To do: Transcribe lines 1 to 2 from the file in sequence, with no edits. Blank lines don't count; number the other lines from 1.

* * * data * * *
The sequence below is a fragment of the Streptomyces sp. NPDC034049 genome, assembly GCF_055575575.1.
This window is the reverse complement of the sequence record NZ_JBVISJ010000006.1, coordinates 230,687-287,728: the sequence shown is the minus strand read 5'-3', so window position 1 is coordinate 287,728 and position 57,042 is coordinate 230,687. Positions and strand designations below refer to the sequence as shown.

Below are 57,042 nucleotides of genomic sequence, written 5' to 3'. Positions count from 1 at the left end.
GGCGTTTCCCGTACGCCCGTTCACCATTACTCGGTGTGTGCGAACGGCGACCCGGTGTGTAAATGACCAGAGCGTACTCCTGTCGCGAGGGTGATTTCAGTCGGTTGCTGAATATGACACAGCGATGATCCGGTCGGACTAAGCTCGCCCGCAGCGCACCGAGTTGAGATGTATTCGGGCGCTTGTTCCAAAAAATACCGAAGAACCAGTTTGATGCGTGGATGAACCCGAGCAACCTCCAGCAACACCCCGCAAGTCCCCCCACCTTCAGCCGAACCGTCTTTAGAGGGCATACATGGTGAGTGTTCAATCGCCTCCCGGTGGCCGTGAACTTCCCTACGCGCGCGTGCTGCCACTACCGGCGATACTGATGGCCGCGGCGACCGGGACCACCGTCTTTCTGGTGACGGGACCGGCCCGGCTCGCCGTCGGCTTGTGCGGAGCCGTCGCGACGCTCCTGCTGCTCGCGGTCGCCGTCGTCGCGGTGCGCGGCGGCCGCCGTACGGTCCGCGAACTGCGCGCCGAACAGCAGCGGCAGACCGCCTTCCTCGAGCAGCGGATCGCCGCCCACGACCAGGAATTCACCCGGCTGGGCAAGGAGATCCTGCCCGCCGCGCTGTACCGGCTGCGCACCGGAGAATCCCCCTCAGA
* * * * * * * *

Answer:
The sequence below is a fragment of the Streptomyces sp. NPDC034049 genome, assembly GCF_055575575.1.
This window is the reverse complement of the sequence record NZ_JBVISJ010000006.1, coordinates 230,687-287,728: the sequence shown is the minus strand read 5'-3', so window position 1 is coordinate 287,728 and position 57,042 is coordinate 230,687. Positions and strand designations below refer to the sequence as shown.